The stress test is on
Expectation is the root cause of all heartache. Shakespeare’s words ring true timelessly. We almost always have trouble managing expectations. So, we fault our kids who scored ninety percent because their class mates scored more. We deride performance when we feel that someone else has done better. We don’t measure performance in isolation and always feel compelled to compare. But, when our choices fail , we get a heightened sense of loss. This is the current state of mind of most investors. Today, the investors in debt and equity seem to have lost hope. The trouble started with comparing debt and equity returns shoulder to shoulder. For a year or two, we were deriding equity when debt investments like bond funds were doing well. Equity didn’t do too much. Today, both debt and equity are in a state of flux. Investors clearly don’t know what to expect. This seems like a very good time to re-calibrate expectations. One must know what to expect, learn to expect less and be happy to see one’s expectations surpassed. The battle has shifted from the markets into the investors’ mind. That is a place which you control. Taking control now and making expectations work is not a choice. It is a compulsion. Laissez faire simply won’t work now. Markets always reward character that stands out in the worst of times.
“What makes the desert beautiful is that somewhere it hides a well.- Antoine de Saint-Exupery”
The last time PSUs achieved matching valuations to their private peers was over 10 years ago. The decade that has passed as virtually been a lost decade. why did this happen? Firstly, the promoters of businesses must be seen as committed to their growth and evolution. They must be seen as fitting custodians of stakeholder interest. They must commit capital to companies when they need it and raise money from investors at fair valuations. The promoter must ensure they leave enough on the table for investors in IPO’s and FPO’s. UPA in both its editions has been a very poor custodian as the promoter government. Actually, they have acted like cold mercenaries in the way they handled investment, disinvestment and policy. The damage to the reputation of PSU’s is clearly a reflection of the deficit in governance and equity. It has been a long ride downhill for the PSU’s and one perceives the worst is round the corner. While the fundamentals of several PSU’s still remain robust, they have a strong perception bias against them. This bias will reverse only when there is a regime change. Interestingly, the valuations seem poised to hit a nadir well before the current regime ends. When the perception bias eventually changes, we will see these companies return to favour. For that a regime change is a clear precondition.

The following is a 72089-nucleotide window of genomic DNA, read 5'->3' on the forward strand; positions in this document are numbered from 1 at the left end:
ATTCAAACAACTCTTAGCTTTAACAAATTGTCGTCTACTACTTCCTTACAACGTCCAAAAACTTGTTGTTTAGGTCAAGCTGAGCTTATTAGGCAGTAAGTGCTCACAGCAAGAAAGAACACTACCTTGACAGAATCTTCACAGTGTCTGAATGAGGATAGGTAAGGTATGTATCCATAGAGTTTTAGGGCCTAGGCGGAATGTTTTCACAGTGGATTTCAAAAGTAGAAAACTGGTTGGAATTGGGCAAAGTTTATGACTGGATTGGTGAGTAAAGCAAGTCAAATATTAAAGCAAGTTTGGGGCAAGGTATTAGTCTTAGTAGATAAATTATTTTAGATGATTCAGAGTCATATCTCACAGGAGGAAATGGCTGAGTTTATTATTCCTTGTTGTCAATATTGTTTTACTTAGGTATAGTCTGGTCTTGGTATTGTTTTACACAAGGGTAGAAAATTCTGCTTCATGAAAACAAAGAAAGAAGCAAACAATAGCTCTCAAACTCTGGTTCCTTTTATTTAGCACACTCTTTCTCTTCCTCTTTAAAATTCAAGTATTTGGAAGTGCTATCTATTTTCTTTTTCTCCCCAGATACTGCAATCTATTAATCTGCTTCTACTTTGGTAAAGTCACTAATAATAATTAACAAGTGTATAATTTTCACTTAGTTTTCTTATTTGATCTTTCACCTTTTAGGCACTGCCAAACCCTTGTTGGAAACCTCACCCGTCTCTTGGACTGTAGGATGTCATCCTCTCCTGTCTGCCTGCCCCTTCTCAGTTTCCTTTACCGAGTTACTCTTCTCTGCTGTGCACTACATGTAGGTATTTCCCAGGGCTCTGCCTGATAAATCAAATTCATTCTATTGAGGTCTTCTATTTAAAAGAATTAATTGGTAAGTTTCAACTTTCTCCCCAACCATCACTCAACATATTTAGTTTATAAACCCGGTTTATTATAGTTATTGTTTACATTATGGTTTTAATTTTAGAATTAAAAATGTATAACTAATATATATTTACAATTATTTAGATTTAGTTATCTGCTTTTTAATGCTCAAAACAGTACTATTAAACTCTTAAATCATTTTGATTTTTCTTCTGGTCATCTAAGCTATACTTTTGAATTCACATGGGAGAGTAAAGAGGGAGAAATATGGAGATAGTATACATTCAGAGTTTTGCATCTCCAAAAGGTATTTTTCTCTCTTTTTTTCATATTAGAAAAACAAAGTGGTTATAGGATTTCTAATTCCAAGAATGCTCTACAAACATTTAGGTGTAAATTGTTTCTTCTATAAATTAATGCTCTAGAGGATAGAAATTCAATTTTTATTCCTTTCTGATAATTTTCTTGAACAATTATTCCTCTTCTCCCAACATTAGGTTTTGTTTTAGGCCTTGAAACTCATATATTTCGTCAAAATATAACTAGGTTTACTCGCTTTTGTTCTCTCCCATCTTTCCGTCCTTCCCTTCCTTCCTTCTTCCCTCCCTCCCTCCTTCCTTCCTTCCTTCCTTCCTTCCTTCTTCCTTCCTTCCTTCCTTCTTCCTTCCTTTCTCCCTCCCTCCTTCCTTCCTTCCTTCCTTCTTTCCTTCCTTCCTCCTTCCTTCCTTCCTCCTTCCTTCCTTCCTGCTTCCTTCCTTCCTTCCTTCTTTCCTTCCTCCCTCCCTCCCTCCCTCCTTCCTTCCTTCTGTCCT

The markets may capitulate. Be a contrarian.